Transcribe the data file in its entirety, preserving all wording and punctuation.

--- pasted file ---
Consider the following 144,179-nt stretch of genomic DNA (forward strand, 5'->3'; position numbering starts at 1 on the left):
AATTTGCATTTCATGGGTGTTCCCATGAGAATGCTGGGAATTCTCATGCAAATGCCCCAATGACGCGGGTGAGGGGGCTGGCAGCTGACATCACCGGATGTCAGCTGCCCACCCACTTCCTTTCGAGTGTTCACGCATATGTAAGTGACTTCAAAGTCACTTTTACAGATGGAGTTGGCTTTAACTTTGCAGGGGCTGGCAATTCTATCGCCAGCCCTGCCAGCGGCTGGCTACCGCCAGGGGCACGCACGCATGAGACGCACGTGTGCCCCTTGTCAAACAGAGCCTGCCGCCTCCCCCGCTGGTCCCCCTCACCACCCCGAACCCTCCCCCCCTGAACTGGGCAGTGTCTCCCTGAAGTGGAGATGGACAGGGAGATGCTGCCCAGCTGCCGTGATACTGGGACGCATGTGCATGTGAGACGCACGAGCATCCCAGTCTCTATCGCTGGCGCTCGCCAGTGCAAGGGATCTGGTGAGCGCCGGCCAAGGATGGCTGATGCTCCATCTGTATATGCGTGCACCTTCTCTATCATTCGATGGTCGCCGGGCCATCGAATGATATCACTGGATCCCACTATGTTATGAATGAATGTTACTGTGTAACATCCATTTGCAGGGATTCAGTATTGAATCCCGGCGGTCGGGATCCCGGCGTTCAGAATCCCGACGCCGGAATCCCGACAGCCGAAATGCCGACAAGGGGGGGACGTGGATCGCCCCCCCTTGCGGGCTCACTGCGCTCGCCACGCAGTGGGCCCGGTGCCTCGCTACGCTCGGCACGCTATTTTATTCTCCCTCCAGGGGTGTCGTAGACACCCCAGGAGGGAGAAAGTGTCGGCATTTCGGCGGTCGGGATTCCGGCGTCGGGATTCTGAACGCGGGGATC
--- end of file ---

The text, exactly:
Consider the following 144,179-nt stretch of genomic DNA (forward strand, 5'->3'; position numbering starts at 1 on the left):
AATTTGCATTTCATGGGTGTTCCCATGAGAATGCTGGGAATTCTCATGCAAATGCCCCAATGACGCGGGTGAGGGGGCTGGCAGCTGACATCACCGGATGTCAGCTGCCCACCCACTTCCTTTCGAGTGTTCACGCATATGTAAGTGACTTCAAAGTCACTTTTACAGATGGAGTTGGCTTTAACTTTGCAGGGGCTGGCAATTCTATCGCCAGCCCTGCCAGCGGCTGGCTACCGCCAGGGGCACGCACGCATGAGACGCACGTGTGCCCCTTGTCAAACAGAGCCTGCCGCCTCCCCCGCTGGTCCCCCTCACCACCCCGAACCCTCCCCCCCTGAACTGGGCAGTGTCTCCCTGAAGTGGAGATGGACAGGGAGATGCTGCCCAGCTGCCGTGATACTGGGACGCATGTGCATGTGAGACGCACGAGCATCCCAGTCTCTATCGCTGGCGCTCGCCAGTGCAAGGGATCTGGTGAGCGCCGGCCAAGGATGGCTGATGCTCCATCTGTATATGCGTGCACCTTCTCTATCATTCGATGGTCGCCGGGCCATCGAATGATATCACTGGATCCCACTATGTTATGAATGAATGTTACTGTGTAACATCCATTTGCAGGGATTCAGTATTGAATCCCGGCGGTCGGGATCCCGGCGTTCAGAATCCCGACGCCGGAATCCCGACAGCCGAAATGCCGACAAGGGGGGGACGTGGATCGCCCCCCCTTGCGGGCTCACTGCGCTCGCCACGCAGTGGGCCCGGTGCCTCGCTACGCTCGGCACGCTATTTTATTCTCCCTCCAGGGGTGTCGTAGACACCCCAGGAGGGAGAAAGTGTCGGCATTTCGGCGGTCGGGATTCCGGCGTCGGGATTCTGAACGCGGGGATC